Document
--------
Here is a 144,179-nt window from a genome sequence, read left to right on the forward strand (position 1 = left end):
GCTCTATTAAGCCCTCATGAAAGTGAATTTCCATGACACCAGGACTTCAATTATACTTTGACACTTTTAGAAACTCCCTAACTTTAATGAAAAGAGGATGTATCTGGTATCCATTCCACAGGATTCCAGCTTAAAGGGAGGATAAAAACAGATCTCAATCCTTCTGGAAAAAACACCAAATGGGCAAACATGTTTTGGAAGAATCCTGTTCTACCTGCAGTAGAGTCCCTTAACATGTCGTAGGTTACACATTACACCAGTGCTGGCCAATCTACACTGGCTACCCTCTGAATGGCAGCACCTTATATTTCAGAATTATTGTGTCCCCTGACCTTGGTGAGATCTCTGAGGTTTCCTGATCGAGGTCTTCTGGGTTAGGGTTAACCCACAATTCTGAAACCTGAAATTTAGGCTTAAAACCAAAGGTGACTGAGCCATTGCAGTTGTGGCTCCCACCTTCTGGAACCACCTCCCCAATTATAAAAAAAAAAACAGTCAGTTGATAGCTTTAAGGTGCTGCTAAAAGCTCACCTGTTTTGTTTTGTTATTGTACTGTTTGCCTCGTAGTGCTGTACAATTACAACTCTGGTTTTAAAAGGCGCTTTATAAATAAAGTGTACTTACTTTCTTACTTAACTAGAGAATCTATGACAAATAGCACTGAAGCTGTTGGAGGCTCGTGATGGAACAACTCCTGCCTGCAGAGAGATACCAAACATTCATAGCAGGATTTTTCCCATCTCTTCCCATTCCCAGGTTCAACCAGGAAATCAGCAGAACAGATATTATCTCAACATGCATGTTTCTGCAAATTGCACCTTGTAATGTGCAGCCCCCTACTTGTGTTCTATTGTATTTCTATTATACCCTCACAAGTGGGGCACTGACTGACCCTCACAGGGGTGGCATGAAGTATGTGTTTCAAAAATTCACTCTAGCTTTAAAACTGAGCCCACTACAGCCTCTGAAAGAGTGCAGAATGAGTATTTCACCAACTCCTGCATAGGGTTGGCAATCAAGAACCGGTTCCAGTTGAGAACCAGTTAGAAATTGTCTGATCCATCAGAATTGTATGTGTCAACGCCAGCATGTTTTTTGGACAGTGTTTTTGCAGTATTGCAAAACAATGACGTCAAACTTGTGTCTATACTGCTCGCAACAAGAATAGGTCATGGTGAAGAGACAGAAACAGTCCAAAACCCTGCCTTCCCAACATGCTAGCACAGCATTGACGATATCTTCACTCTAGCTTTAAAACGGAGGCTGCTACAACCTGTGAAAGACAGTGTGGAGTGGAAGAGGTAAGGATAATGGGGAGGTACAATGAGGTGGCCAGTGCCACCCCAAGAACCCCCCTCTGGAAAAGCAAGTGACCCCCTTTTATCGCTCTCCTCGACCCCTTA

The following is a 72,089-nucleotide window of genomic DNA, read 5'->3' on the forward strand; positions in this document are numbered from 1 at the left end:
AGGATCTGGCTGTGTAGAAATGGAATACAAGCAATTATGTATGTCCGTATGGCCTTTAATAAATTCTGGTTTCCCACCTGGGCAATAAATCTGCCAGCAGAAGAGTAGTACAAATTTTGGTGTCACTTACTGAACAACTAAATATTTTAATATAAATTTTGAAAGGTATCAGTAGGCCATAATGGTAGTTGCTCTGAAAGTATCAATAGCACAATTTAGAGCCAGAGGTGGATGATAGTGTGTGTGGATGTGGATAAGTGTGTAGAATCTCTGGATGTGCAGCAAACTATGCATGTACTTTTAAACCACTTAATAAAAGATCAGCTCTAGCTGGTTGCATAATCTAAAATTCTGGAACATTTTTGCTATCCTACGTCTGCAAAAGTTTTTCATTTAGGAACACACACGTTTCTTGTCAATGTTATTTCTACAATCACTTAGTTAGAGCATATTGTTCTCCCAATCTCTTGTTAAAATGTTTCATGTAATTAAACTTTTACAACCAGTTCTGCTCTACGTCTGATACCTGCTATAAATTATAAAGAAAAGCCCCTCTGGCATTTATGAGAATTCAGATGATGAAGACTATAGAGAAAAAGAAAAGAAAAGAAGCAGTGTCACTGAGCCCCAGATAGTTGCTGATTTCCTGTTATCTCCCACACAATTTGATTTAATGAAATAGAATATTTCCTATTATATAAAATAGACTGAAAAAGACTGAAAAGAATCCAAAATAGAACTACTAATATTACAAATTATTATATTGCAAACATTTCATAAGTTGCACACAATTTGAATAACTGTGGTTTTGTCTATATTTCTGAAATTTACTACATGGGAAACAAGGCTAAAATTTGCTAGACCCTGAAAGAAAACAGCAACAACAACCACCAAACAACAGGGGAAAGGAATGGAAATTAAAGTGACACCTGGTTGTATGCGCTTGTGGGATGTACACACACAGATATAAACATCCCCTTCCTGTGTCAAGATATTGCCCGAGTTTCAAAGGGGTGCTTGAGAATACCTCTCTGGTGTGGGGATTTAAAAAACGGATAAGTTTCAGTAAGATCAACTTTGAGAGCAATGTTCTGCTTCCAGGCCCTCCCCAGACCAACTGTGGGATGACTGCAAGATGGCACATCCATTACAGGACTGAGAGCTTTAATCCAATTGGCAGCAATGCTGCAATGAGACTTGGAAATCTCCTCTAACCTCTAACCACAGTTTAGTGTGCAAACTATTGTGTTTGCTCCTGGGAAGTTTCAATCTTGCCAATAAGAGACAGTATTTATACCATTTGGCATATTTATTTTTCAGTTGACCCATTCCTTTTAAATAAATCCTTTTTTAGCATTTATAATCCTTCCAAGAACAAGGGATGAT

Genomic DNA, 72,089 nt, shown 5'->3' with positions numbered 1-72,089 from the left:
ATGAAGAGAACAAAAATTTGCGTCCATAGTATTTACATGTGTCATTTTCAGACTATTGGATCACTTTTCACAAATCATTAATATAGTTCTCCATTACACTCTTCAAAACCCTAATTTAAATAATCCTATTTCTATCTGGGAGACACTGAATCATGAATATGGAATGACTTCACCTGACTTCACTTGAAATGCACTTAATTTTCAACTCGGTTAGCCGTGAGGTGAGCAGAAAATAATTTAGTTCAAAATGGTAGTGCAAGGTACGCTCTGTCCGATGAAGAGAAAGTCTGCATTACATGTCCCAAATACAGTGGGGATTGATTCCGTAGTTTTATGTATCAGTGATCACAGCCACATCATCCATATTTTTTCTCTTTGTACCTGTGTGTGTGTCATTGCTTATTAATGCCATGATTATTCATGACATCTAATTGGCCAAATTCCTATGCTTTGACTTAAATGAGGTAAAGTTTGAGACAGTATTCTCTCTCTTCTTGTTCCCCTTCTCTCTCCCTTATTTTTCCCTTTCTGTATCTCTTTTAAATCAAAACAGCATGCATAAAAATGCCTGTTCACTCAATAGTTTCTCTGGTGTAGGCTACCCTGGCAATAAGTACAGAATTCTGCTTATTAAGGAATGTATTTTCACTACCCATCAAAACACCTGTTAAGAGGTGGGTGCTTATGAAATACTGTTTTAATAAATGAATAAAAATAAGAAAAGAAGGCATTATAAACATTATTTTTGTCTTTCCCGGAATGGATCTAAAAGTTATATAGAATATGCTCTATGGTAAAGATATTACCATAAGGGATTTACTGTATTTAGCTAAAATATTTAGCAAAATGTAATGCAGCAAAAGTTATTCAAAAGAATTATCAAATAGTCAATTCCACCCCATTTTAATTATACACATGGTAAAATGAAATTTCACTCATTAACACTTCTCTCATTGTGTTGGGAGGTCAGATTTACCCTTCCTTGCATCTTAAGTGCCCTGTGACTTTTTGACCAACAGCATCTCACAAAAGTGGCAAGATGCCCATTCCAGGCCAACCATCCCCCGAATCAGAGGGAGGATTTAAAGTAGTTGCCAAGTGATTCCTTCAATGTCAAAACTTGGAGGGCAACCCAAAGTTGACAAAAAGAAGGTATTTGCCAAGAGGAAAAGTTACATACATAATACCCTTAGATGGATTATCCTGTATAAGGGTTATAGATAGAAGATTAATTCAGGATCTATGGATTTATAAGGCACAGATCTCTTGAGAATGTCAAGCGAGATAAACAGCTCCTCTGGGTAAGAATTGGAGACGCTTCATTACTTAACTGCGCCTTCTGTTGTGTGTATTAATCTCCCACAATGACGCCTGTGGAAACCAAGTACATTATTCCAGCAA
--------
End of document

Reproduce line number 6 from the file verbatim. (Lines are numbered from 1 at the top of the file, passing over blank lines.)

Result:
ATGAAGAGAACAAAAATTTGCGTCCATAGTATTTACATGTGTCATTTTCAGACTATTGGATCACTTTTCACAAATCATTAATATAGTTCTCCATTACACTCTTCAAAACCCTAATTTAAATAATCCTATTTCTATCTGGGAGACACTGAATCATGAATATGGAATGACTTCACCTGACTTCACTTGAAATGCACTTAATTTTCAACTCGGTTAGCCGTGAGGTGAGCAGAAAATAATTTAGTTCAAAATGGTAGTGCAAGGTACGCTCTGTCCGATGAAGAGAAAGTCTGCATTACATGTCCCAAATACAGTGGGGATTGATTCCGTAGTTTTATGTATCAGTGATCACAGCCACATCATCCATATTTTTTCTCTTTGTACCTGTGTGTGTGTCATTGCTTATTAATGCCATGATTATTCATGACATCTAATTGGCCAAATTCCTATGCTTTGACTTAAATGAGGTAAAGTTTGAGACAGTATTCTCTCTCTTCTTGTTCCCCTTCTCTCTCCCTTATTTTTCCCTTTCTGTATCTCTTTTAAATCAAAACAGCATGCATAAAAATGCCTGTTCACTCAATAGTTTCTCTGGTGTAGGCTACCCTGGCAATAAGTACAGAATTCTGCTTATTAAGGAATGTATTTTCACTACCCATCAAAACACCTGTTAAGAGGTGGGTGCTTATGAAATACTGTTTTAATAAATGAATAAAAATAAGAAAAGAAGGCATTATAAACATTATTTTTGTCTTTCCCGGAATGGATCTAAAAGTTATATAGAATATGCTCTATGGTAAAGATATTACCATAAGGGATTTACTGTATTTAGCTAAAATATTTAGCAAAATGTAATGCAGCAAAAGTTATTCAAAAGAATTATCAAATAGTCAATTCCACCCCATTTTAATTATACACATGGTAAAATGAAATTTCACTCATTAACACTTCTCTCATTGTGTTGGGAGGTCAGATTTACCCTTCCTTGCATCTTAAGTGCCCTGTGACTTTTTGACCAACAGCATCTCACAAAAGTGGCAAGATGCCCATTCCAGGCCAACCATCCCCCGAATCAGAGGGAGGATTTAAAGTAGTTGCCAAGTGATTCCTTCAATGTCAAAACTTGGAGGGCAACCCAAAGTTGACAAAAAGAAGGTATTTGCCAAGAGGAAAAGTTACATACATAATACCCTTAGATGGATTATCCTGTATAAGGGTTATAGATAGAAGATTAATTCAGGATCTATGGATTTATAAGGCACAGATCTCTTGAGAATGTCAAGCGAGATAAACAGCTCCTCTGGGTAAGAATTGGAGACGCTTCATTACTTAACTGCGCCTTCTGTTGTGTGTATTAATCTCCCACAATGACGCCTGTGGAAACCAAGTACATTATTCCAGCAA